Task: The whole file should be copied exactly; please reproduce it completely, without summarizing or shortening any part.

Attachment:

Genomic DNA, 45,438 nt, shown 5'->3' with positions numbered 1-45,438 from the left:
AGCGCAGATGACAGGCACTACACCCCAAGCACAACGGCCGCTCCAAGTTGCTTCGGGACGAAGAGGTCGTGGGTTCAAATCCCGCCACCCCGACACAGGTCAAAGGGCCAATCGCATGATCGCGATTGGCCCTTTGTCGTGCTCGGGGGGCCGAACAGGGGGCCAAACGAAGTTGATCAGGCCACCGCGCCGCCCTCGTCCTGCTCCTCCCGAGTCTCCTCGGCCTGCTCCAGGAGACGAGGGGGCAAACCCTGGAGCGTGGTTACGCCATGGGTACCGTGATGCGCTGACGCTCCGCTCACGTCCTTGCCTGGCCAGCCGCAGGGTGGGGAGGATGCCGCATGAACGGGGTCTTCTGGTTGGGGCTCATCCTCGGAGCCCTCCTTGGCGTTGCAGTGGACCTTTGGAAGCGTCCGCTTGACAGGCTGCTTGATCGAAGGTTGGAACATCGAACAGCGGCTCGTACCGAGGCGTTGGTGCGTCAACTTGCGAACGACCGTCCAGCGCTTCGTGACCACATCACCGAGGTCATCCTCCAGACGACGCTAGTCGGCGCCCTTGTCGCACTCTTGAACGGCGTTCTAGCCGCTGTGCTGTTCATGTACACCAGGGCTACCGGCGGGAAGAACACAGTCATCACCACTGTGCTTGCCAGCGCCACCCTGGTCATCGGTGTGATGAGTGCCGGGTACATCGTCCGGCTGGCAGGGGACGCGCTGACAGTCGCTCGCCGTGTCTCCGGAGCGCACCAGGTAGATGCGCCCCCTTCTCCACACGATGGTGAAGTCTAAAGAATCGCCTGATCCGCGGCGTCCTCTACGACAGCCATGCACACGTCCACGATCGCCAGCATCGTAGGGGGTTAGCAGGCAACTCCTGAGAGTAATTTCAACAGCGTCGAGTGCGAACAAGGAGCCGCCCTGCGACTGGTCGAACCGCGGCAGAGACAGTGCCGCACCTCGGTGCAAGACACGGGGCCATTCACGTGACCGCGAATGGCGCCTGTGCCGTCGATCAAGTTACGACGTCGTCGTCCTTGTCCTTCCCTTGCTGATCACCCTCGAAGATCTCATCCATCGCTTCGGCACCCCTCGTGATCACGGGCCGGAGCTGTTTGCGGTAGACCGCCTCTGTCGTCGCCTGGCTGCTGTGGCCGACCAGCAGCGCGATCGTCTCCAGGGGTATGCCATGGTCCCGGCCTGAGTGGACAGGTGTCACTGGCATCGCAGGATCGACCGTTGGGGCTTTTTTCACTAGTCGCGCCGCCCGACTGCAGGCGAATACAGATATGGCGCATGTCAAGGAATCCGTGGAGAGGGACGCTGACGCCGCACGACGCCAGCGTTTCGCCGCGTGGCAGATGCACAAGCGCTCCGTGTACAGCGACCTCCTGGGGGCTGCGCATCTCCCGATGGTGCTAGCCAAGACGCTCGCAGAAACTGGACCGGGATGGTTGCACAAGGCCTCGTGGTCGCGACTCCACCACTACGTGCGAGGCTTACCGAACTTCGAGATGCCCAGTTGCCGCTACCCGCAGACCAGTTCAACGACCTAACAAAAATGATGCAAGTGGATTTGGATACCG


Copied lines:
Genomic DNA, 45,438 nt, shown 5'->3' with positions numbered 1-45,438 from the left:
AGCGCAGATGACAGGCACTACACCCCAAGCACAACGGCCGCTCCAAGTTGCTTCGGGACGAAGAGGTCGTGGGTTCAAATCCCGCCACCCCGACACAGGTCAAAGGGCCAATCGCATGATCGCGATTGGCCCTTTGTCGTGCTCGGGGGGCCGAACAGGGGGCCAAACGAAGTTGATCAGGCCACCGCGCCGCCCTCGTCCTGCTCCTCCCGAGTCTCCTCGGCCTGCTCCAGGAGACGAGGGGGCAAACCCTGGAGCGTGGTTACGCCATGGGTACCGTGATGCGCTGACGCTCCGCTCACGTCCTTGCCTGGCCAGCCGCAGGGTGGGGAGGATGCCGCATGAACGGGGTCTTCTGGTTGGGGCTCATCCTCGGAGCCCTCCTTGGCGTTGCAGTGGACCTTTGGAAGCGTCCGCTTGACAGGCTGCTTGATCGAAGGTTGGAACATCGAACAGCGGCTCGTACCGAGGCGTTGGTGCGTCAACTTGCGAACGACCGTCCAGCGCTTCGTGACCACATCACCGAGGTCATCCTCCAGACGACGCTAGTCGGCGCCCTTGTCGCACTCTTGAACGGCGTTCTAGCCGCTGTGCTGTTCATGTACACCAGGGCTACCGGCGGGAAGAACACAGTCATCACCACTGTGCTTGCCAGCGCCACCCTGGTCATCGGTGTGATGAGTGCCGGGTACATCGTCCGGCTGGCAGGGGACGCGCTGACAGTCGCTCGCCGTGTCTCCGGAGCGCACCAGGTAGATGCGCCCCCTTCTCCACACGATGGTGAAGTCTAAAGAATCGCCTGATCCGCGGCGTCCTCTACGACAGCCATGCACACGTCCACGATCGCCAGCATCGTAGGGGGTTAGCAGGCAACTCCTGAGAGTAATTTCAACAGCGTCGAGTGCGAACAAGGAGCCGCCCTGCGACTGGTCGAACCGCGGCAGAGACAGTGCCGCACCTCGGTGCAAGACACGGGGCCATTCACGTGACCGCGAATGGCGCCTGTGCCGTCGATCAAGTTACGACGTCGTCGTCCTTGTCCTTCCCTTGCTGATCACCCTCGAAGATCTCATCCATCGCTTCGGCACCCCTCGTGATCACGGGCCGGAGCTGTTTGCGGTAGACCGCCTCTGTCGTCGCCTGGCTGCTGTGGCCGACCAGCAGCGCGATCGTCTCCAGGGGTATGCCATGGTCCCGGCCTGAGTGGACAGGTGTCACTGGCATCGCAGGATCGACCGTTGGGGCTTTTTTCACTAGTCGCGCCGCCCGACTGCAGGCGAATACAGATATGGCGCATGTCAAGGAATCCGTGGAGAGGGACGCTGACGCCGCACGACGCCAGCGTTTCGCCGCGTGGCAGATGCACAAGCGCTCCGTGTACAGCGACCTCCTGGGGGCTGCGCATCTCCCGATGGTGCTAGCCAAGACGCTCGCAGAAACTGGACCGGGATGGTTGCACAAGGCCTCGTGGTCGCGACTCCACCACTACGTGCGAGGCTTACCGAACTTCGAGATGCCCAGTTGCCGCTACCCGCAGACCAGTTCAACGACCTAACAAAAATGATGCAAGTGGATTTGGATACCG